Four steps to avoid agile errors
More and more companies around the world swear by the value of agile methodology to stimulate change in organisations. Take these four steps to make sure you don't fall into the most common traps, writes Jo Winding Harbitz.
Agile transformation, or agile change, is among the management concepts that have gained widespread traction in recent years. PA Consulting's new report "The Evolution of the Agile Organisation" describes how organisations can succeed in securing competitive advantage through organisational agility. Here are the steps that will help you succeed.
Allow people to try and fail
For successful agile transformations, a common position must be established that it is safe to take interpersonal risk in a group. This means that a culture must be created where allowing questions, admitting mistakes, exploring new ideas and challenging the status quo is allowed. In other words, psychological safety must be the foundation of the organisation. PA's experience is that if organisations fail to establish such a culture, there is a risk that agile initiatives will just end up as theoretical tools.
So how can you create psychological safety? Managers must show the direction they want to go and make space for it on the road to the goal, rather than imposing performance management through strict control regimes. In addition, leaders must "walk the talk" by showing courage and openness. Creating psychological safety takes time. It requires great effort and will from everyone involved. When you succeed, however, the reward is a cultural change and an essential basis for the organisation’s further success.
The principles must be fully implemented
In a world of continuous change in customer needs, rapid technological shifts and increased CSR requirements, organisations need to become more agile in developing products with the end-user at the centre.
On the other hand, many organisations that use agile management principles have unresolved potential. Several claim that they operate them smoothly but use only some agile tools and concepts. Unfortunately, they continue to operate in the same way as they did before. In order for an organisation to be agile, all the core principles, processes and standards must be the basis of what everyone in the organisation does. It is important that these are undisputed, so that there are no limits on the agility of the organisation.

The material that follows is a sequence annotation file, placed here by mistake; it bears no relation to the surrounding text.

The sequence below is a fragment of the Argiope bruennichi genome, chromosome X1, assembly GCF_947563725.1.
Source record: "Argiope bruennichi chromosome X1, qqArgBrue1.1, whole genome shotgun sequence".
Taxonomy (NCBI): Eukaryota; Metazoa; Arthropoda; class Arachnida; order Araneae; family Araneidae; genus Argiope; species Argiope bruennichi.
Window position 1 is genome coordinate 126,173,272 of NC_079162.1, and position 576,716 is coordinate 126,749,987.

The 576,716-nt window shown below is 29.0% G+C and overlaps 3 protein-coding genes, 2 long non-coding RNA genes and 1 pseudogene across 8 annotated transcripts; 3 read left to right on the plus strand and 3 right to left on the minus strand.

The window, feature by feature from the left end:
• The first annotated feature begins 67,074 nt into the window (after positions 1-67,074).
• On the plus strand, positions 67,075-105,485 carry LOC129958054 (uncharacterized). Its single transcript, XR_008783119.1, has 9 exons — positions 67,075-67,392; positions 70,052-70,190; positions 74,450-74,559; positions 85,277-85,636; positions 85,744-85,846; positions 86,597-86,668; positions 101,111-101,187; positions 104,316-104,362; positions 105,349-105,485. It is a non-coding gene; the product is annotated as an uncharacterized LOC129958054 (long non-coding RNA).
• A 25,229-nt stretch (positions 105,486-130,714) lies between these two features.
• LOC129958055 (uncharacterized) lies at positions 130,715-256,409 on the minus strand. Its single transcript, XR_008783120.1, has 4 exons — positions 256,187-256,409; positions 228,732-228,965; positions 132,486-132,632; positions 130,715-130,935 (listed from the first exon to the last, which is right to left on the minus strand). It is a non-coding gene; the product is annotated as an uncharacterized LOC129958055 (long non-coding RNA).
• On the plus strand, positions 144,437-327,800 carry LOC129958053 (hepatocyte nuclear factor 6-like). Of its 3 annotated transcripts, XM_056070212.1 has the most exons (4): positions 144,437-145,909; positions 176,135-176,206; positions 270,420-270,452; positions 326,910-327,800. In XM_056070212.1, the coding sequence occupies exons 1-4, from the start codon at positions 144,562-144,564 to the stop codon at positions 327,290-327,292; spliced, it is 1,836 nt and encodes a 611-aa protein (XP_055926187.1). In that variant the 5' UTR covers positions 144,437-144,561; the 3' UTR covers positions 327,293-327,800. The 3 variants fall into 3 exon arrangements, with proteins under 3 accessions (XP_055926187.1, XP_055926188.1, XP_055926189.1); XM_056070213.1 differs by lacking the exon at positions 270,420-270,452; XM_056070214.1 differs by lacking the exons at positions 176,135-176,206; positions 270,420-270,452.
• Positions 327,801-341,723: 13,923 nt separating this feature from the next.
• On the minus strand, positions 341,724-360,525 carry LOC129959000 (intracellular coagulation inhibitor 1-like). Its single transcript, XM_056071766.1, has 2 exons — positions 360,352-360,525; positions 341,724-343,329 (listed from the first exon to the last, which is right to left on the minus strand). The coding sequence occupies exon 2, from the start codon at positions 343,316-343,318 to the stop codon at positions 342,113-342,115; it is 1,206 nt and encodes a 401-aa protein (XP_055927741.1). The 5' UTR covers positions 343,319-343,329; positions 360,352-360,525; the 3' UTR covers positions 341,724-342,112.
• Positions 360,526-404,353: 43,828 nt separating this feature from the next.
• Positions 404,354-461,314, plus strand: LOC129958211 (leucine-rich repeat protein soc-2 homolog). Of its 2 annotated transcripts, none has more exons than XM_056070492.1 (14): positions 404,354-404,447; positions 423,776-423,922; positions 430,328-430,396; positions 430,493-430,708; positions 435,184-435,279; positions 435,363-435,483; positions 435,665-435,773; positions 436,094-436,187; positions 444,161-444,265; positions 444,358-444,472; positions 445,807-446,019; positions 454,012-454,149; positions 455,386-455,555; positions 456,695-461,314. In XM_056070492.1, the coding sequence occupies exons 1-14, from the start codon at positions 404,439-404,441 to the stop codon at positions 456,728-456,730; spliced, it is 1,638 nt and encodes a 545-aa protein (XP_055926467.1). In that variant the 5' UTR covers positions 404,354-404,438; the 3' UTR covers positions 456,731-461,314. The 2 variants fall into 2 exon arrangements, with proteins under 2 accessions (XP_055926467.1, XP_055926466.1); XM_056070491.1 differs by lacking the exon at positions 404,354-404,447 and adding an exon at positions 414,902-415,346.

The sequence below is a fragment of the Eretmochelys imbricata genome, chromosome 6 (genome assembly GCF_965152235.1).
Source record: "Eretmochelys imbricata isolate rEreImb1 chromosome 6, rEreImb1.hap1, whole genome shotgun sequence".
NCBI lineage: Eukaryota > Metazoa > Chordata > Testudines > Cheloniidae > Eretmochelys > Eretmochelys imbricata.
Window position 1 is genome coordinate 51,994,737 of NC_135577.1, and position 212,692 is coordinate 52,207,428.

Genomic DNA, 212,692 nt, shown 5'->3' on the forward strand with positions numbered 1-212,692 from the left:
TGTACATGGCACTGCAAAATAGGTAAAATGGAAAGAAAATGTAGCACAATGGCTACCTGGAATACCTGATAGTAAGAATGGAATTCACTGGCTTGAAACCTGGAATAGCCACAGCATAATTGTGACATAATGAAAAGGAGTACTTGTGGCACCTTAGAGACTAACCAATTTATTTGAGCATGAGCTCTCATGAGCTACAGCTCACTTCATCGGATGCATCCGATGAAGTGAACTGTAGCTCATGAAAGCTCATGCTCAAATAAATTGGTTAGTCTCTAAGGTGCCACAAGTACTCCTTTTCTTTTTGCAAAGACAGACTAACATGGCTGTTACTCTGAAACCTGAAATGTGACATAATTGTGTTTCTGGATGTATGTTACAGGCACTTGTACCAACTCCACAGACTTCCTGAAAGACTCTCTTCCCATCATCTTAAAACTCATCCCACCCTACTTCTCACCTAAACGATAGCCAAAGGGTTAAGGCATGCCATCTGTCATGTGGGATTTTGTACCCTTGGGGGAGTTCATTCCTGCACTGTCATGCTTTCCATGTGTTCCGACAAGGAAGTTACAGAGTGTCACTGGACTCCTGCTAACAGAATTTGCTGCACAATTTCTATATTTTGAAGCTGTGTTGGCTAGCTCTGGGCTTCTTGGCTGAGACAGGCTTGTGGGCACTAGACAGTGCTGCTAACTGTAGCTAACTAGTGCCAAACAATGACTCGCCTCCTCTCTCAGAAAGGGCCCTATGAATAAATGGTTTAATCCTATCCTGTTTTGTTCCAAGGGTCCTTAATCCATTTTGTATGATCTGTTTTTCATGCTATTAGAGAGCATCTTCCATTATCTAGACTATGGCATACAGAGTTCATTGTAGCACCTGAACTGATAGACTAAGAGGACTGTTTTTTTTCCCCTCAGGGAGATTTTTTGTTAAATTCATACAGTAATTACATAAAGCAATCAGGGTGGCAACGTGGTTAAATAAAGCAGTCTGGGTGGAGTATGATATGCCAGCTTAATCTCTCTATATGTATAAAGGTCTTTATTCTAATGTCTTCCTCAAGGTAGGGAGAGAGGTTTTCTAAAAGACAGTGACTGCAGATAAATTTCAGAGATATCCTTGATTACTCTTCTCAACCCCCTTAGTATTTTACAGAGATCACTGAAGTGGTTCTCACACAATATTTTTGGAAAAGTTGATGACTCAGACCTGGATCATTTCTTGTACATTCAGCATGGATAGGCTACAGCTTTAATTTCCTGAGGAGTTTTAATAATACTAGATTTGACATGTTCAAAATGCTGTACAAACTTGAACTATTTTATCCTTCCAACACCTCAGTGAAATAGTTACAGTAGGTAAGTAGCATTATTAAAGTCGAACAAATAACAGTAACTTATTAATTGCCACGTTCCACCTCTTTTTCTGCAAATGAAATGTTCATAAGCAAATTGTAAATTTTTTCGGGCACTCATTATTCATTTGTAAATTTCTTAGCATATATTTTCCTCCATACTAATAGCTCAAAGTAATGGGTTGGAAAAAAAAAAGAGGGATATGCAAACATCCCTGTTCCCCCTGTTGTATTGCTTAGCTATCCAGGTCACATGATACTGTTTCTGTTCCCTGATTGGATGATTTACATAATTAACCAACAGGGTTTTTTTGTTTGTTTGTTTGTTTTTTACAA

Understand customer needs
In order for digital transformations to succeed, it is important not to jump straight to the solution, but rather to spend time mapping and really understanding the customer's needs. This will provide a basis for designing good customer-centered services and tools that users both need and want to use.
Combining agile and design-oriented methods is very effective because they complement and strengthen each other. The two methods have a lot in common in that both focus on what the customer's needs are. While agile has good processes for delivering to meet customer needs, design thinking is useful for understanding those customer needs. In many companies, agile initiatives end up only being applied to the ICT department and product owners in the business.
In our experience, design methods contribute to organisational agility when they are implemented throughout the organisation and support the company's journey to digital transformation.
In change processes, it is necessary to give decision-making responsibility to those who are close to the customer and who know their needs and challenges best. It is the top managers who ensure that those who work closely with customers have the best possible environment to do their job. With increased decision-making responsibility among these employees, they will be empowered to understand the challenge – and not just to come up with solutions. This will give you an agile organisation that can create value.
Embed, Embed, Embed
The last point is perhaps the most important one. An agile transformation must be solidly rooted throughout the organisation. There is a common perception among many that this embedding must start with senior management.
We agree that the ideal scenario for a smooth transformation is one where everyone, including senior management, is on board from the start. However, this is rarely the case. There is no need to wait for the go-ahead from senior management, but there is scope for middle managers to inspire and start their own initiatives in their areas. When management sees that something is working and is producing good results, they will listen and follow suit.